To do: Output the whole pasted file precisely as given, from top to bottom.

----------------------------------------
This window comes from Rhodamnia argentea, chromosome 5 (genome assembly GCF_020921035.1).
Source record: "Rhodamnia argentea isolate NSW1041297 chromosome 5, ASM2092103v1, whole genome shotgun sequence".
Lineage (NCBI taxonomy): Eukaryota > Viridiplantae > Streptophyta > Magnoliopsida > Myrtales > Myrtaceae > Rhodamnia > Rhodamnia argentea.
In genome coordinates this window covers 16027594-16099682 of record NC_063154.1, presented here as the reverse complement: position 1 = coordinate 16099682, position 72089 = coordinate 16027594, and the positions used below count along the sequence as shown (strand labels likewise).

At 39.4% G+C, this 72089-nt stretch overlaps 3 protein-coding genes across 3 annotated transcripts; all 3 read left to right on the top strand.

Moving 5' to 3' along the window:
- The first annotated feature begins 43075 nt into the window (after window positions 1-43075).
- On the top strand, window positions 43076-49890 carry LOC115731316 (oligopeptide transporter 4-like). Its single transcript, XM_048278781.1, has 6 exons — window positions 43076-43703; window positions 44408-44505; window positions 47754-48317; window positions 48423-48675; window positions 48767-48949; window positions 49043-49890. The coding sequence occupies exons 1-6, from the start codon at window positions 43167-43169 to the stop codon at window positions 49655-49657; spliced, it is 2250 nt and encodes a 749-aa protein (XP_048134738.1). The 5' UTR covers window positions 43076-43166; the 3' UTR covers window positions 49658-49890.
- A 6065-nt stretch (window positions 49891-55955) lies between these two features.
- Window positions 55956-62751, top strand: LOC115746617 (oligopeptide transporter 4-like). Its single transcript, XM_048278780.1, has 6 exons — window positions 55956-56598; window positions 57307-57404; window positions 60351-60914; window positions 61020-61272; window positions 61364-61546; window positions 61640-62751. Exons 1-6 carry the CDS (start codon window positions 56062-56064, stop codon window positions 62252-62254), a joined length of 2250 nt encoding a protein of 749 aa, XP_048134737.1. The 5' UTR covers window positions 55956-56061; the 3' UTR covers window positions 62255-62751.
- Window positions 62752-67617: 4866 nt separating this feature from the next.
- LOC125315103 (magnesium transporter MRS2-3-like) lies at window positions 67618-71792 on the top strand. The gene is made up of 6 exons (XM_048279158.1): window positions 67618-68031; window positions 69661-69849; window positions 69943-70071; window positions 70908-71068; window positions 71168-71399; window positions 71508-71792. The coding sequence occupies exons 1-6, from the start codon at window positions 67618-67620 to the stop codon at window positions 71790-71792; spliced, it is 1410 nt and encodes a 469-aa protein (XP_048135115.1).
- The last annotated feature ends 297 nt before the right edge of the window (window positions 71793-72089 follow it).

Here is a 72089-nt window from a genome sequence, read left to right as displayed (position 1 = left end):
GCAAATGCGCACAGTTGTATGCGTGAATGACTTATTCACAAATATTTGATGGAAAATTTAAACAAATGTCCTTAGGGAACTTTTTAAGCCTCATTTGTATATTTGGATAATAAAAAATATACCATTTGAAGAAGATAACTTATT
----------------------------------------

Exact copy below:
This window comes from Rhodamnia argentea, chromosome 5 (genome assembly GCF_020921035.1).
Source record: "Rhodamnia argentea isolate NSW1041297 chromosome 5, ASM2092103v1, whole genome shotgun sequence".
Lineage (NCBI taxonomy): Eukaryota > Viridiplantae > Streptophyta > Magnoliopsida > Myrtales > Myrtaceae > Rhodamnia > Rhodamnia argentea.
In genome coordinates this window covers 16027594-16099682 of record NC_063154.1, presented here as the reverse complement: position 1 = coordinate 16099682, position 72089 = coordinate 16027594, and the positions used below count along the sequence as shown (strand labels likewise).

At 39.4% G+C, this 72089-nt stretch overlaps 3 protein-coding genes across 3 annotated transcripts; all 3 read left to right on the top strand.

Moving 5' to 3' along the window:
- The first annotated feature begins 43075 nt into the window (after window positions 1-43075).
- On the top strand, window positions 43076-49890 carry LOC115731316 (oligopeptide transporter 4-like). Its single transcript, XM_048278781.1, has 6 exons — window positions 43076-43703; window positions 44408-44505; window positions 47754-48317; window positions 48423-48675; window positions 48767-48949; window positions 49043-49890. The coding sequence occupies exons 1-6, from the start codon at window positions 43167-43169 to the stop codon at window positions 49655-49657; spliced, it is 2250 nt and encodes a 749-aa protein (XP_048134738.1). The 5' UTR covers window positions 43076-43166; the 3' UTR covers window positions 49658-49890.
- A 6065-nt stretch (window positions 49891-55955) lies between these two features.
- Window positions 55956-62751, top strand: LOC115746617 (oligopeptide transporter 4-like). Its single transcript, XM_048278780.1, has 6 exons — window positions 55956-56598; window positions 57307-57404; window positions 60351-60914; window positions 61020-61272; window positions 61364-61546; window positions 61640-62751. Exons 1-6 carry the CDS (start codon window positions 56062-56064, stop codon window positions 62252-62254), a joined length of 2250 nt encoding a protein of 749 aa, XP_048134737.1. The 5' UTR covers window positions 55956-56061; the 3' UTR covers window positions 62255-62751.
- Window positions 62752-67617: 4866 nt separating this feature from the next.
- LOC125315103 (magnesium transporter MRS2-3-like) lies at window positions 67618-71792 on the top strand. The gene is made up of 6 exons (XM_048279158.1): window positions 67618-68031; window positions 69661-69849; window positions 69943-70071; window positions 70908-71068; window positions 71168-71399; window positions 71508-71792. The coding sequence occupies exons 1-6, from the start codon at window positions 67618-67620 to the stop codon at window positions 71790-71792; spliced, it is 1410 nt and encodes a 469-aa protein (XP_048135115.1).
- The last annotated feature ends 297 nt before the right edge of the window (window positions 71793-72089 follow it).

Here is a 72089-nt window from a genome sequence, read left to right as displayed (position 1 = left end):
GCAAATGCGCACAGTTGTATGCGTGAATGACTTATTCACAAATATTTGATGGAAAATTTAAACAAATGTCCTTAGGGAACTTTTTAAGCCTCATTTGTATATTTGGATAATAAAAAATATACCATTTGAAGAAGATAACTTATT